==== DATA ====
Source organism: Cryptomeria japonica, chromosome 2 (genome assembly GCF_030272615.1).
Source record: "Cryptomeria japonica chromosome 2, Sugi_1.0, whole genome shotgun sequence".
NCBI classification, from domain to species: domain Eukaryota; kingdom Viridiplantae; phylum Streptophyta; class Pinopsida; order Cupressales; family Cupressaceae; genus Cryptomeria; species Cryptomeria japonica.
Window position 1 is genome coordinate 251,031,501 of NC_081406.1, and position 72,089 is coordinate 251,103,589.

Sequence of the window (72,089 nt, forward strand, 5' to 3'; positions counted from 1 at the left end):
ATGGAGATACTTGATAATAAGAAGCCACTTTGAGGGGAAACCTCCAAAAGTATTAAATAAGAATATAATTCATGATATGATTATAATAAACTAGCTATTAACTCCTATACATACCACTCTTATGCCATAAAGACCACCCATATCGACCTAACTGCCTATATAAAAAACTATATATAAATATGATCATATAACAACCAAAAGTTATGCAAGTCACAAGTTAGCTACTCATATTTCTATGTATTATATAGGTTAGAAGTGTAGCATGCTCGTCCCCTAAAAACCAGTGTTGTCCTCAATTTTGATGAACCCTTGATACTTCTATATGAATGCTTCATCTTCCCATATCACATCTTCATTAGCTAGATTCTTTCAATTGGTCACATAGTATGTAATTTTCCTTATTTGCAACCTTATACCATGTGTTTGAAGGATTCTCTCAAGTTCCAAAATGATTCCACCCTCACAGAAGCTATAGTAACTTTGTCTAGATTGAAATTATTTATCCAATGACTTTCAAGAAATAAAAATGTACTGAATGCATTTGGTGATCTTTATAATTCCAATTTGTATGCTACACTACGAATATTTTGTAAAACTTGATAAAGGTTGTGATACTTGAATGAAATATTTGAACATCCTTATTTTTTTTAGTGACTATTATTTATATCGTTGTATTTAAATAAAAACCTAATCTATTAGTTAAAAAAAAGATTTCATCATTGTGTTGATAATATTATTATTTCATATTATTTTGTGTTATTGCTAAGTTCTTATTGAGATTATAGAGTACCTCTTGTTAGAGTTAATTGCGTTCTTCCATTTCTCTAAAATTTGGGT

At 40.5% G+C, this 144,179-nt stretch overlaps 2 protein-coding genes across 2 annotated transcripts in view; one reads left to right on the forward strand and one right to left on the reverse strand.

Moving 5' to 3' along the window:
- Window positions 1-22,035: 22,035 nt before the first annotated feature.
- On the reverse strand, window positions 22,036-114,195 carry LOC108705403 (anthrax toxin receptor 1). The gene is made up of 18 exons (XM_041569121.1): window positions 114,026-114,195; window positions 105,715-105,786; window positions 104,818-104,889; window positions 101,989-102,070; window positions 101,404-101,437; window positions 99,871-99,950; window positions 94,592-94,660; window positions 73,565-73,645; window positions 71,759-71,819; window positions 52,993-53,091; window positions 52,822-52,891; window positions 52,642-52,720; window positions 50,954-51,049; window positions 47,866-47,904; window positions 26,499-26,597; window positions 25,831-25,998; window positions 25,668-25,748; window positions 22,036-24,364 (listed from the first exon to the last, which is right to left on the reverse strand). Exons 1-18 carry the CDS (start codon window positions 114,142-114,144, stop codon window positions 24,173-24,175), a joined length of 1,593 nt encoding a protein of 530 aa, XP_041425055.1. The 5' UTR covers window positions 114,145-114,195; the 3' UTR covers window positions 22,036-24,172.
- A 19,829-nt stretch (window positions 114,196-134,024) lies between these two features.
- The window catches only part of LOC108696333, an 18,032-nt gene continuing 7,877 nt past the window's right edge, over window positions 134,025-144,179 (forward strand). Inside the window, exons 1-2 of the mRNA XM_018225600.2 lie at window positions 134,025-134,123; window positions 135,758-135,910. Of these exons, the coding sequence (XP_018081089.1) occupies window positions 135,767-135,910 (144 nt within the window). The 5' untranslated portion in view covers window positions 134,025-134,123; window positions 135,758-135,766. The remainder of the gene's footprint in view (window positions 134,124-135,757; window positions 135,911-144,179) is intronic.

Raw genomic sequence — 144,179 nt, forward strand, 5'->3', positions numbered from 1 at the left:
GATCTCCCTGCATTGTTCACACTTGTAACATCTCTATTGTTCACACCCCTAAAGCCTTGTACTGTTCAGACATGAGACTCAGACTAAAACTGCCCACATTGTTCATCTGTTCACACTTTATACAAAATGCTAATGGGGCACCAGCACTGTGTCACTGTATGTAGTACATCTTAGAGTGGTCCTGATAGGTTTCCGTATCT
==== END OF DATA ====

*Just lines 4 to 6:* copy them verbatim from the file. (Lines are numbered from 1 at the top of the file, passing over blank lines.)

Window position 1 is genome coordinate 251,031,501 of NC_081406.1, and position 72,089 is coordinate 251,103,589.

Sequence of the window (72,089 nt, forward strand, 5' to 3'; positions counted from 1 at the left end):
ATGGAGATACTTGATAATAAGAAGCCACTTTGAGGGGAAACCTCCAAAAGTATTAAATAAGAATATAATTCATGATATGATTATAATAAACTAGCTATTAACTCCTATACATACCACTCTTATGCCATAAAGACCACCCATATCGACCTAACTGCCTATATAAAAAACTATATATAAATATGATCATATAACAACCAAAAGTTATGCAAGTCACAAGTTAGCTACTCATATTTCTATGTATTATATAGGTTAGAAGTGTAGCATGCTCGTCCCCTAAAAACCAGTGTTGTCCTCAATTTTGATGAACCCTTGATACTTCTATATGAATGCTTCATCTTCCCATATCACATCTTCATTAGCTAGATTCTTTCAATTGGTCACATAGTATGTAATTTTCCTTATTTGCAACCTTATACCATGTGTTTGAAGGATTCTCTCAAGTTCCAAAATGATTCCACCCTCACAGAAGCTATAGTAACTTTGTCTAGATTGAAATTATTTATCCAATGACTTTCAAGAAATAAAAATGTACTGAATGCATTTGGTGATCTTTATAATTCCAATTTGTATGCTACACTACGAATATTTTGTAAAACTTGATAAAGGTTGTGATACTTGAATGAAATATTTGAACATCCTTATTTTTTTTAGTGACTATTATTTATATCGTTGTATTTAAATAAAAACCTAATCTATTAGTTAAAAAAAAGATTTCATCATTGTGTTGATAATATTATTATTTCATATTATTTTGTGTTATTGCTAAGTTCTTATTGAGATTATAGAGTACCTCTTGTTAGAGTTAATTGCGTTCTTCCATTTCTCTAAAATTTGGGT